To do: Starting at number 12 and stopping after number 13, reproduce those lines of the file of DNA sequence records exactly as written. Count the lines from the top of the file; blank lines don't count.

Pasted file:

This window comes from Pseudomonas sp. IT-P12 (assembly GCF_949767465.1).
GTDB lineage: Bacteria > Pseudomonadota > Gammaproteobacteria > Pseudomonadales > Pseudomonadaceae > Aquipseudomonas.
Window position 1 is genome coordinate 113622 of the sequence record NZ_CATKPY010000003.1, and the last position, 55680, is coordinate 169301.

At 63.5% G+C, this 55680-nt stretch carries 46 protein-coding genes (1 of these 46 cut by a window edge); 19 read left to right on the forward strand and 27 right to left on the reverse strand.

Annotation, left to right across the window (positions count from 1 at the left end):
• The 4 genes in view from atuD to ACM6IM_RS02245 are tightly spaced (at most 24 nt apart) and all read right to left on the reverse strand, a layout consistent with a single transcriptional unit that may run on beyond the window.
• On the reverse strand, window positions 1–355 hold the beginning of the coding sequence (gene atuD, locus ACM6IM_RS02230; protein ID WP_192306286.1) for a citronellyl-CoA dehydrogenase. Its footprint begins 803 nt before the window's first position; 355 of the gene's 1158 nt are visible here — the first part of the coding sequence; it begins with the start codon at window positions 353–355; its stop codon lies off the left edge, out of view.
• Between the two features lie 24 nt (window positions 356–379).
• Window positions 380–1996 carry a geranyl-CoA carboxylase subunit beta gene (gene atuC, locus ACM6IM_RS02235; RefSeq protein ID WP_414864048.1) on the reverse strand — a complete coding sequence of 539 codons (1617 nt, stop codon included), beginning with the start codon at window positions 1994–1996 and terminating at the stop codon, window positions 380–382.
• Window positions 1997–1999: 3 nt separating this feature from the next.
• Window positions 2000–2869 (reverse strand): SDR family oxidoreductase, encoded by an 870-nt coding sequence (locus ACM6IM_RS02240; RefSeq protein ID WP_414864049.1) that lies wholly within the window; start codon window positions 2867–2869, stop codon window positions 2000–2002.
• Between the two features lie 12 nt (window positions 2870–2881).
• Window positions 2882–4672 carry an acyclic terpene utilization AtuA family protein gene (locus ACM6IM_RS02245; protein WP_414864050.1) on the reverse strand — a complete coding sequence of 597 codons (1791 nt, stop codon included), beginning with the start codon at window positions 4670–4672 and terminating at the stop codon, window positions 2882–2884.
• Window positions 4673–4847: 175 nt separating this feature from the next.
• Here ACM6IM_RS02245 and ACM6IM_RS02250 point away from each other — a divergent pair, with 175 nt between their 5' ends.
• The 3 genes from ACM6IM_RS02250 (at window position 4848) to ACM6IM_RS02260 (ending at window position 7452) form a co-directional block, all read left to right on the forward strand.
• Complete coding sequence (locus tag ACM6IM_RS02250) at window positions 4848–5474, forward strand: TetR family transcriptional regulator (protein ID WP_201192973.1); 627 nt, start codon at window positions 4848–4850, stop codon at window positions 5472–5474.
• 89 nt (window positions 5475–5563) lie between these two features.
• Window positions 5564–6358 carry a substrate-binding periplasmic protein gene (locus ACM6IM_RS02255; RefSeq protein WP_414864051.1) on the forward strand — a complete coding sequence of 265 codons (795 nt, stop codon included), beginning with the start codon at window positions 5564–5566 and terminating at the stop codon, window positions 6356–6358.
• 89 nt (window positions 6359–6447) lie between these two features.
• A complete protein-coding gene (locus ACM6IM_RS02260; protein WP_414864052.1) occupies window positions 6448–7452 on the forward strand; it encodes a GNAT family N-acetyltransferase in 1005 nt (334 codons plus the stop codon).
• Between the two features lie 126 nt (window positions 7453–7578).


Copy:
• Between the two features lie 12 nt (window positions 2870–2881).
• Window positions 2882–4672 carry an acyclic terpene utilization AtuA family protein gene (locus ACM6IM_RS02245; protein WP_414864050.1) on the reverse strand — a complete coding sequence of 597 codons (1791 nt, stop codon included), beginning with the start codon at window positions 4670–4672 and terminating at the stop codon, window positions 2882–2884.